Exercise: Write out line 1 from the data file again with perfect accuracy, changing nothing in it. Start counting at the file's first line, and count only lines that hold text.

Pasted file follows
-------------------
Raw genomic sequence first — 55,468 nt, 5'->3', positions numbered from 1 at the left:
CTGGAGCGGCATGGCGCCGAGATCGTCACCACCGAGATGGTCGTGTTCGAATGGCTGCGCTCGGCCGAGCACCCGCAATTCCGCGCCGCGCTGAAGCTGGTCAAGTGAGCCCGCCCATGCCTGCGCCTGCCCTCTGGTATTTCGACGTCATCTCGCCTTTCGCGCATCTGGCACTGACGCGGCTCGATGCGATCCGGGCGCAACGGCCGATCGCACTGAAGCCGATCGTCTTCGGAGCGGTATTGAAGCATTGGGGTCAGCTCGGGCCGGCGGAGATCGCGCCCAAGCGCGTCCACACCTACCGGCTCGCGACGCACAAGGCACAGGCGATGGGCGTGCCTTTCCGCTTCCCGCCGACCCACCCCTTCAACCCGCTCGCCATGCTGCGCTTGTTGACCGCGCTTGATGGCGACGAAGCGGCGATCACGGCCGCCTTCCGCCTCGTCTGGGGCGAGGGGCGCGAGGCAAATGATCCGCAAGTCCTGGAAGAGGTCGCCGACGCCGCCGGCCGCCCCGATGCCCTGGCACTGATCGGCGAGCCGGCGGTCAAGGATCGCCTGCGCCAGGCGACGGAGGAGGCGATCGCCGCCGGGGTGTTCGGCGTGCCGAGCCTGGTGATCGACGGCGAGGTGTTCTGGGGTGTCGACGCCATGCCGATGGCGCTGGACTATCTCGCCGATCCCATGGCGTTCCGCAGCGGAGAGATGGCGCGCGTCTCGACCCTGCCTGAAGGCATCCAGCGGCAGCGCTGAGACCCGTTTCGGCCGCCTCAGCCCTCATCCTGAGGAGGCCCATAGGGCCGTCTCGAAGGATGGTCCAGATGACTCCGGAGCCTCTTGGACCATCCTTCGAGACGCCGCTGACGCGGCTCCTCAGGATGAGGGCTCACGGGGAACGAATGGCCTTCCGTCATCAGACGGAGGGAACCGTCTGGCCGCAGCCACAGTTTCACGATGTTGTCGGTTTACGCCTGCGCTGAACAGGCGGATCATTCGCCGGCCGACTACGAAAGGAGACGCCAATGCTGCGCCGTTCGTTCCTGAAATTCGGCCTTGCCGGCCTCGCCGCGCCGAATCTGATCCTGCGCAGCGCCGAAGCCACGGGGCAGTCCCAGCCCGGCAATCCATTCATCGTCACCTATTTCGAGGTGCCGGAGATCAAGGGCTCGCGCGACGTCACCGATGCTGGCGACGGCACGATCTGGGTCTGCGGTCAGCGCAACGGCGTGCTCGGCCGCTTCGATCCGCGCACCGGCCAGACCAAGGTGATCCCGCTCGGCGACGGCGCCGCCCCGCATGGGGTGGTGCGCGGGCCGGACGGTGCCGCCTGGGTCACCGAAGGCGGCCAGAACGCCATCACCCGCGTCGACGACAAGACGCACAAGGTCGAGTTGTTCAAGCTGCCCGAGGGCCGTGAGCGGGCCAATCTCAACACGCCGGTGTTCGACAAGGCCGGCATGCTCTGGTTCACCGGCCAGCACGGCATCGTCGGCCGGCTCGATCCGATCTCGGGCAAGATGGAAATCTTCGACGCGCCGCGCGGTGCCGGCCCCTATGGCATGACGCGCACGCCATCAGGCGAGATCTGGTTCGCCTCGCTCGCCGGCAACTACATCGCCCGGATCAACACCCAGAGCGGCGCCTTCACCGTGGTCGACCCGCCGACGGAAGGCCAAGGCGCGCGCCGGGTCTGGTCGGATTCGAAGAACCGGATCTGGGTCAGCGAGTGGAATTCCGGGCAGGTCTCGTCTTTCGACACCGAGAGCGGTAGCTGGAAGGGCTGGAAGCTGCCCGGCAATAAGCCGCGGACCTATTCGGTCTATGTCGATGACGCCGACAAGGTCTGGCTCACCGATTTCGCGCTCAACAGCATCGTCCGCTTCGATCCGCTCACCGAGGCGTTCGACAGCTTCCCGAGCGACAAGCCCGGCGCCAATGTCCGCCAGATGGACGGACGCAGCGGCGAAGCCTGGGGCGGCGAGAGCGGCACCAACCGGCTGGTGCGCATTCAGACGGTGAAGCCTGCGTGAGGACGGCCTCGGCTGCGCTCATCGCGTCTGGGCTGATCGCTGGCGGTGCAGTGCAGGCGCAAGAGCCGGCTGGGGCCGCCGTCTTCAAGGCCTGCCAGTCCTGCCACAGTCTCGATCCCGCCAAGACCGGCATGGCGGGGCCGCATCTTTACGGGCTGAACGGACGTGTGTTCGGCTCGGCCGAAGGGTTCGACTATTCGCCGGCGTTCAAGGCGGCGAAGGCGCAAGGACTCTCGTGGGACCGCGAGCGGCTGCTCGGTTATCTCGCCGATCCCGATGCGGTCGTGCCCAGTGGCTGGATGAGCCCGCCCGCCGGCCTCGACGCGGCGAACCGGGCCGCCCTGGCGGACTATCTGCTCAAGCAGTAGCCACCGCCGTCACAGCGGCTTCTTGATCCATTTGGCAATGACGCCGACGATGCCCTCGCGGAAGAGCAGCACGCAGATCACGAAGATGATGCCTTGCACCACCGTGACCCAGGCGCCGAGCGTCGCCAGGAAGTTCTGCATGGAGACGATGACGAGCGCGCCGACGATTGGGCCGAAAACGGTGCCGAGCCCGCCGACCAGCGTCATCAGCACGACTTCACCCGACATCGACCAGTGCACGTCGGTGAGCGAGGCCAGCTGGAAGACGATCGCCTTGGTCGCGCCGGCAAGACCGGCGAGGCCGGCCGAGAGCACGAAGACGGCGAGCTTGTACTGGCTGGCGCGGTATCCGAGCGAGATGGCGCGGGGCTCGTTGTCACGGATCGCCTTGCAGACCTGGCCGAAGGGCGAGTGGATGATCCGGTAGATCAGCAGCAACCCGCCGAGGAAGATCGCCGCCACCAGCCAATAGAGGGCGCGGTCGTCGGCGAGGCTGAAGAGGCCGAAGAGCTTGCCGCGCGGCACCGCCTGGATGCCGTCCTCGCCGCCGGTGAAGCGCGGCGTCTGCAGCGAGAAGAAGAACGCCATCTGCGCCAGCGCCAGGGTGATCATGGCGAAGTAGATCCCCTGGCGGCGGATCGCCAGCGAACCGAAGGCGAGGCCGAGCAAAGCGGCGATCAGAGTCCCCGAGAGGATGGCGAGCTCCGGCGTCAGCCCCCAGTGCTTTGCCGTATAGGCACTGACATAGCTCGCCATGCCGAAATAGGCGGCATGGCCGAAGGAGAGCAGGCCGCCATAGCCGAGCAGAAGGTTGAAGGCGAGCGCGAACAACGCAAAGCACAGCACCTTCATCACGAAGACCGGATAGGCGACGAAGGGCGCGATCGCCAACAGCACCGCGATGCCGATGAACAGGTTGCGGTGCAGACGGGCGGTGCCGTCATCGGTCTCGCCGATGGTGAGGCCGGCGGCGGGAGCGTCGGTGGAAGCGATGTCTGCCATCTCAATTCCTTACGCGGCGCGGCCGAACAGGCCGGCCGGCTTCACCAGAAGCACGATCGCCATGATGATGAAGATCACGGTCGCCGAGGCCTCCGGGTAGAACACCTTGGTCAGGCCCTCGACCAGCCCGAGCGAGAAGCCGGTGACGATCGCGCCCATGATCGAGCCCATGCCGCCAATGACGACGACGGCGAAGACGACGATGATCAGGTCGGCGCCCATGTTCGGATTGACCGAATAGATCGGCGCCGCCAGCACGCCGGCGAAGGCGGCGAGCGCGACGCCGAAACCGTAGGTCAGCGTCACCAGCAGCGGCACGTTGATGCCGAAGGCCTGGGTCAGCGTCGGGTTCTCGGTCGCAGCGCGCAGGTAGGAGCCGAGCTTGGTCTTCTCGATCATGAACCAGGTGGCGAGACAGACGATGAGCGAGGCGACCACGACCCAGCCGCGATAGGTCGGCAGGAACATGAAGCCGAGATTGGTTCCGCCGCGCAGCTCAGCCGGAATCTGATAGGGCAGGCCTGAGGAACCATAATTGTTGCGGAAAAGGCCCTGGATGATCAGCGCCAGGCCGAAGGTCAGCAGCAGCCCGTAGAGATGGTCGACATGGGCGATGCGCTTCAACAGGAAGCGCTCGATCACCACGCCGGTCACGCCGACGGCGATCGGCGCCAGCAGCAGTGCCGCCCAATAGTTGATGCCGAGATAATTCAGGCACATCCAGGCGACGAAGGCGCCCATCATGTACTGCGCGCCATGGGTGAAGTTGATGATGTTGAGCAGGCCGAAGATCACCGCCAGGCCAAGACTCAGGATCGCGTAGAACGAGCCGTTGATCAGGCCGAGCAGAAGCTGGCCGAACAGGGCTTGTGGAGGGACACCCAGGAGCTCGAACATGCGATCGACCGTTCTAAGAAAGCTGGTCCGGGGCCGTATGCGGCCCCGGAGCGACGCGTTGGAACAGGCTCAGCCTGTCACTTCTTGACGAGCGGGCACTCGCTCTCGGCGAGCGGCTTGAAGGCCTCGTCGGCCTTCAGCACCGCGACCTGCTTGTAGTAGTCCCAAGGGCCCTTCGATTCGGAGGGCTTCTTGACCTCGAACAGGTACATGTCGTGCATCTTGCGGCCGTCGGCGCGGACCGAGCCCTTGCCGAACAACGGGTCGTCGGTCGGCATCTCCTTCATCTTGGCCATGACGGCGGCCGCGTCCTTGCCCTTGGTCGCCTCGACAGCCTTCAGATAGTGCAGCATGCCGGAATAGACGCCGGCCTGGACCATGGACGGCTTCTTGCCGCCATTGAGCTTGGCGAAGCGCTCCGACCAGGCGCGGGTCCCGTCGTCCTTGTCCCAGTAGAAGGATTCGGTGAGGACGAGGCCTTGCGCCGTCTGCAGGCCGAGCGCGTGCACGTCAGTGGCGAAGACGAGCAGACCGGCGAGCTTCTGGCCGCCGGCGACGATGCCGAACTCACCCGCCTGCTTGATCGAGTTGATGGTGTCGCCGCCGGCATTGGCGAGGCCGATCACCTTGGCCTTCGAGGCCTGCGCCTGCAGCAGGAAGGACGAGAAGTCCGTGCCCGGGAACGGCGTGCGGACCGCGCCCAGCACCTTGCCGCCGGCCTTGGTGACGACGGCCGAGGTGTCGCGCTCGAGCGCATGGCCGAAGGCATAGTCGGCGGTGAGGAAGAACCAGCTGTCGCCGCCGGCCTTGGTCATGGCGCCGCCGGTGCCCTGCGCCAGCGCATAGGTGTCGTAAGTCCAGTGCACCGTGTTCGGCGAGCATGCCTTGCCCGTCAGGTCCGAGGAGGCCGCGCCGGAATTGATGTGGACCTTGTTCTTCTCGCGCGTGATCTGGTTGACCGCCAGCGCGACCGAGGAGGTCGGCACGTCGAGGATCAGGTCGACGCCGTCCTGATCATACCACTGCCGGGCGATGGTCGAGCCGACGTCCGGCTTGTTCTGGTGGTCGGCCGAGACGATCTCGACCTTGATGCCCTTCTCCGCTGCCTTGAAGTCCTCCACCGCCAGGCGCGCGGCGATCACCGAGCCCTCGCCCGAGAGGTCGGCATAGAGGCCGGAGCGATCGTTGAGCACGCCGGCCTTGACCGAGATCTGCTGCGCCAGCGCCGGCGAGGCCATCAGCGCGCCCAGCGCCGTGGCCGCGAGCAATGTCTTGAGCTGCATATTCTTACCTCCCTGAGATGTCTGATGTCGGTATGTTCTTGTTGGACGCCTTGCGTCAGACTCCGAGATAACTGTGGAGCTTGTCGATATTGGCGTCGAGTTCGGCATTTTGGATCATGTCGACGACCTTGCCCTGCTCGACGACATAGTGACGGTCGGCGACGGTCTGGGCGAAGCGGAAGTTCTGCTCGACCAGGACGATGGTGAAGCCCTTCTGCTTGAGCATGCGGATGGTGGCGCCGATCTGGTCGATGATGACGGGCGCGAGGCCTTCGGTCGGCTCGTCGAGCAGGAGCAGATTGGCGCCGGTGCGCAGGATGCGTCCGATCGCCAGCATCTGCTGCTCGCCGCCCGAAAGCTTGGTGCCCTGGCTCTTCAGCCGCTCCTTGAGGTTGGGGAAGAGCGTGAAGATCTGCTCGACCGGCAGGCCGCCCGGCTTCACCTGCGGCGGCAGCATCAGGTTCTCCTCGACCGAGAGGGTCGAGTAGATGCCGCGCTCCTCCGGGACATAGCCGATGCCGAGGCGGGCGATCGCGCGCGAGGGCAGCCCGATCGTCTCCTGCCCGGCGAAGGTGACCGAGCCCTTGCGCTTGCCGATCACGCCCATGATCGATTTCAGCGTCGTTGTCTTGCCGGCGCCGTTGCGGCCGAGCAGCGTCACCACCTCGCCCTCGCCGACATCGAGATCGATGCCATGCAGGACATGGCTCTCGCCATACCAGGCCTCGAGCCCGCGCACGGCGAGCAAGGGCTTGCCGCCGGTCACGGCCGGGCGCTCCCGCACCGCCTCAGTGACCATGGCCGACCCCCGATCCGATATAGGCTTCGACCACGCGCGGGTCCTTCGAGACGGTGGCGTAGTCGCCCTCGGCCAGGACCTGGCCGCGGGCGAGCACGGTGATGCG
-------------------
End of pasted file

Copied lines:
Raw genomic sequence first — 55,468 nt, 5'->3', positions numbered from 1 at the left: